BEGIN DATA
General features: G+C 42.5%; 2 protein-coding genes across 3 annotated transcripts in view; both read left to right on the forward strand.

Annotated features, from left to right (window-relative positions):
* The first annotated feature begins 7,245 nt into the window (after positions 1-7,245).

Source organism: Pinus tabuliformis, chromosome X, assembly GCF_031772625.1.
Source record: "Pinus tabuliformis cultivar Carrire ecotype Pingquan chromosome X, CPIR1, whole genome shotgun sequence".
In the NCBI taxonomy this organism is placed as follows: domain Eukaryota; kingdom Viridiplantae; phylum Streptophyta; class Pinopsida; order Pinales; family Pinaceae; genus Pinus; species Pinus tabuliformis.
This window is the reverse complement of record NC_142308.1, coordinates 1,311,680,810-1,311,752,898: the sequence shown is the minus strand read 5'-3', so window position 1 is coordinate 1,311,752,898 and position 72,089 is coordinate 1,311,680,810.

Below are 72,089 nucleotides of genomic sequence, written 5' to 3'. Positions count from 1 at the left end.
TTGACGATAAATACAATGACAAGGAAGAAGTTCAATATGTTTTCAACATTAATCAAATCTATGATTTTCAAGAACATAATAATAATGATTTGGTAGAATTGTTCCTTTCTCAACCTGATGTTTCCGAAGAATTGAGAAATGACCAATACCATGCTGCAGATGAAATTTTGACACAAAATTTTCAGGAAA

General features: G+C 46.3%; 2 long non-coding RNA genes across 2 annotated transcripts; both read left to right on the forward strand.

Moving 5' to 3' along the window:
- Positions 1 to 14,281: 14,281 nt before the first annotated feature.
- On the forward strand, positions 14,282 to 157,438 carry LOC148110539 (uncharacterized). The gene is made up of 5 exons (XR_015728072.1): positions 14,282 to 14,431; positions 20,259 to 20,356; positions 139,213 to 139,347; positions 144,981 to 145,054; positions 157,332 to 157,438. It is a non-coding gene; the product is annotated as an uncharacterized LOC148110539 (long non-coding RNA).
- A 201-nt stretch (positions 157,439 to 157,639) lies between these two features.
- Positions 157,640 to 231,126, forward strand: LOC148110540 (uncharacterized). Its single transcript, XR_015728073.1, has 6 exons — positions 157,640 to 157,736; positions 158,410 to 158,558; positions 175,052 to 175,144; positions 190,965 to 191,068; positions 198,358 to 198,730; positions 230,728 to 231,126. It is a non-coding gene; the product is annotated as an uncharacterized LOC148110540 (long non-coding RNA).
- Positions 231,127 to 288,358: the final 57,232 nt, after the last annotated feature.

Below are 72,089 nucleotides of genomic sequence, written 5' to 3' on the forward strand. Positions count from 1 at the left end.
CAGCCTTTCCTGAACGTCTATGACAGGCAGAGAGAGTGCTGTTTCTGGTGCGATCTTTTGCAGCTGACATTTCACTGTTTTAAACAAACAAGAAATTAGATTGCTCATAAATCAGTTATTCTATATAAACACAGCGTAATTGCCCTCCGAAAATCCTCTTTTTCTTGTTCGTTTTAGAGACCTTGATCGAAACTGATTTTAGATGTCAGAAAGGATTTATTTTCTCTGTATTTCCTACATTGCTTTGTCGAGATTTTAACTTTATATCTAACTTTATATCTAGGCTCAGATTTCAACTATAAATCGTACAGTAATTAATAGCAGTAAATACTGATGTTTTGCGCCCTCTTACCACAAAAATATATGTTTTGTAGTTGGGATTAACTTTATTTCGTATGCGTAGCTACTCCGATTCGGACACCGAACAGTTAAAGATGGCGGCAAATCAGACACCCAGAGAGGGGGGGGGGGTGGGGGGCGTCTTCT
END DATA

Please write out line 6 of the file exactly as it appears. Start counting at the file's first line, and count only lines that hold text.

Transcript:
In the NCBI taxonomy this organism is placed as follows: domain Eukaryota; kingdom Viridiplantae; phylum Streptophyta; class Pinopsida; order Pinales; family Pinaceae; genus Pinus; species Pinus tabuliformis.